Tony Benn is at rest; he was an example to those of us who remain


[Image: Gabriele Kreichgauer]

This morning we awoke to learn that one of our best has passed on – Tony Benn.

According to his family, the 88-year-old Labour Party legend died peacefully early this morning (March 14) at his west London home, surrounded by his family. He had been ill for more than a month.

I do not propose to eulogise over him. I have already written about the effect Mr Benn had on my own development in a previous article and see no reason to rehash that.

I will say this: The loss of this inspirational man – who was truly a “signpost” for us all and never a “weathercock” (to adapt a comparison he used to make) – means that left-wing politics has lost one of its strongest voices.

He showed us a way forward – with clarity, humour and optimism.

Nobody can replace him.

The greatest tribute to Tony Benn will be if many of us rise to bear his standard – follow the example that he set.

Modern politics has painted his way as “the path less taken”.

Let us take it now.

Follow me on Twitter: @MidWalesMike

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18 thoughts on “Tony Benn is at rest; he was an example to those of us who remain

  1. Nick

    he was a fine man mike and knew him well from the seventies and there’ll never be anyone like him in the future

    RIP Tony

  2. A John Coles

    Tony Benn was a highly principled man, one you always knew where he stood and never wavered. His wisdom, passion for a better fairer society were a great driving force in his life. He will be greatly missed.

    I pray some folk will come out of the shadows in his wake, keeping up the good fight for fairness & justice for all, in this land of political pygmies

    RIP Tony

  3. A6er

    Reblogged this on Britain Isn't Eating and commented:
    Excellent words from Mike Sivier, on the sad passing of Tony Benn today. Condolences to his family and friends, rest assured we’ll miss his kindness,wit & wisdom for a long time to come. R.I.P. Mr Benn.

  4. Darren

    “There was never a dull moment listening to him, even when you disagreed with every word he said.” – David cameron, 14 March 2014.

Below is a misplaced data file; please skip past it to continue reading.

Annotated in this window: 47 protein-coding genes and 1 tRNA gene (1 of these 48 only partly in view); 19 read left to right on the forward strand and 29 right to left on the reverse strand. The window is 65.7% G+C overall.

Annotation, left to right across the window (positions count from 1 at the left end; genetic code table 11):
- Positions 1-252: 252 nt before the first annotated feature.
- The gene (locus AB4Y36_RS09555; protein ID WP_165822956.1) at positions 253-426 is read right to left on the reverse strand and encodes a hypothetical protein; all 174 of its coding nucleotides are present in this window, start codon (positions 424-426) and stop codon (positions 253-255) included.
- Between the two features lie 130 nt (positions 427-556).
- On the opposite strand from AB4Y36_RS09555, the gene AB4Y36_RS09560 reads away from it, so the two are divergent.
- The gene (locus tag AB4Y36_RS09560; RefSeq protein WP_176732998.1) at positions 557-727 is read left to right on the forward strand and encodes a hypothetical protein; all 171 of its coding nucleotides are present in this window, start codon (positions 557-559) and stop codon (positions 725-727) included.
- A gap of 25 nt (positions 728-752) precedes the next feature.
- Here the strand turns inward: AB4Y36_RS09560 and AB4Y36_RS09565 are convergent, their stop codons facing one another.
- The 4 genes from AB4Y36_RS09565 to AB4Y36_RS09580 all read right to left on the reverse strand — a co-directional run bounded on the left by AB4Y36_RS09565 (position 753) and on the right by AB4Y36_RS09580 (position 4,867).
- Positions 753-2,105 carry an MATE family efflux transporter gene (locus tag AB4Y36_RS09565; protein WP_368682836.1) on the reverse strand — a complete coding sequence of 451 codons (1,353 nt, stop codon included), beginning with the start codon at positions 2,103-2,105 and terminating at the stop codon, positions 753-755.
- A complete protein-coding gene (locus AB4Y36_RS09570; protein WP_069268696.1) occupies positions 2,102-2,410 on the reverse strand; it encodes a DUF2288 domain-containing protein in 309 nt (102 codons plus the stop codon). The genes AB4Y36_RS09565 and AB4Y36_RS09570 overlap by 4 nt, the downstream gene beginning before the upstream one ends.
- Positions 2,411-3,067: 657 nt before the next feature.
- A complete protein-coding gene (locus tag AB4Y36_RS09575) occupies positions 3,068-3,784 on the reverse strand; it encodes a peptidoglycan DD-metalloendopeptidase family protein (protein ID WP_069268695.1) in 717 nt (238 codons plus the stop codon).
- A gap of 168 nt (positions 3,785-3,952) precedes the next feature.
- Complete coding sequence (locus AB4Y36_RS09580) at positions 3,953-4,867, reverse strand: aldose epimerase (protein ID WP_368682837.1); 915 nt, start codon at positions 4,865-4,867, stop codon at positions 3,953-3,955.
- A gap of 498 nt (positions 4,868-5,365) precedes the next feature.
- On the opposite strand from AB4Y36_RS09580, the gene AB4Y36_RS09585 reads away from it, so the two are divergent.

Considering that Tony stood entirely for fairness in society and the requirement for the powerful and those in power to be completely accountable to the public, Cameron’s words say a great deal about his own views on that score, methinks.

    1. Andy Robertson-Fox

      Darren, I think David Cameron said “There was never a dull moment listening to him even if you dısagreed wiıth him”.
      I suggest that thıs is possibly a little different from “even if you disagreed with every word he said”
      Benn was an excellent orator and parliamentarian but I also suggest that, as with all politicians, agreeing unılaterally wıth them is not necessarily a pre-requisite to recognisig their ability. .

  5. beastrabban

    Reblogged this on Beastrabban’s Weblog and commented:
    Tony Benn will be sorely missed. He was a great orator, and a man of great principle and integrity. He backed the Black workers in their campaign to overturn the colour bar in the bus company. The headquarters of the Unite The Union, formerly the Transport and General Workers Union building on Victoria Street in Bristol is named ‘Tony Benn’ house after him. He was a much loved and respected constituency MP. Only time will tell whether there will be people with the intelligence, ability and integrity to step into his views, or whether we are doomed to a generation of political dwarves and time-servers, whose only skill is to repeat the soundbites their PR advisors have written for them.

  6. Andy Robertson-Fox

    I was quoting the crawler headlıne news on the BBC Home page…thus my reason for poıntıng out the varıatıon between that and what Darren saıd which ıs undenıably consıderable.

  7. Nick

    if you disagreed with tony benns views all that meant in reality is that you did not agree with fairness and by not agreeing with a fair society you should not even be in politics in the first place

    the world is full of the likes of David Cameron all talk and nothing else as his views are all about power and money and that’s about it

      1. Nick

        but Tony benn was from the establishment and had to have his peerage removed to be able to stand as a mp

        David Cameron would never have done that for anyone and will be a complete unknown in 50 years times unlike tony benn who will live on in the minds of everyone wonting a just and fair society

        as for oxford by and large it’s just for those with serious money my daughter turned them down as they were not cracked up like we think they are and i for one having known the place very well would agree with her

        to sum up oxford i would say that it’s for people who do not wont to work in society but just do a lot of talking and just wing and party through life with the very minimum of effort

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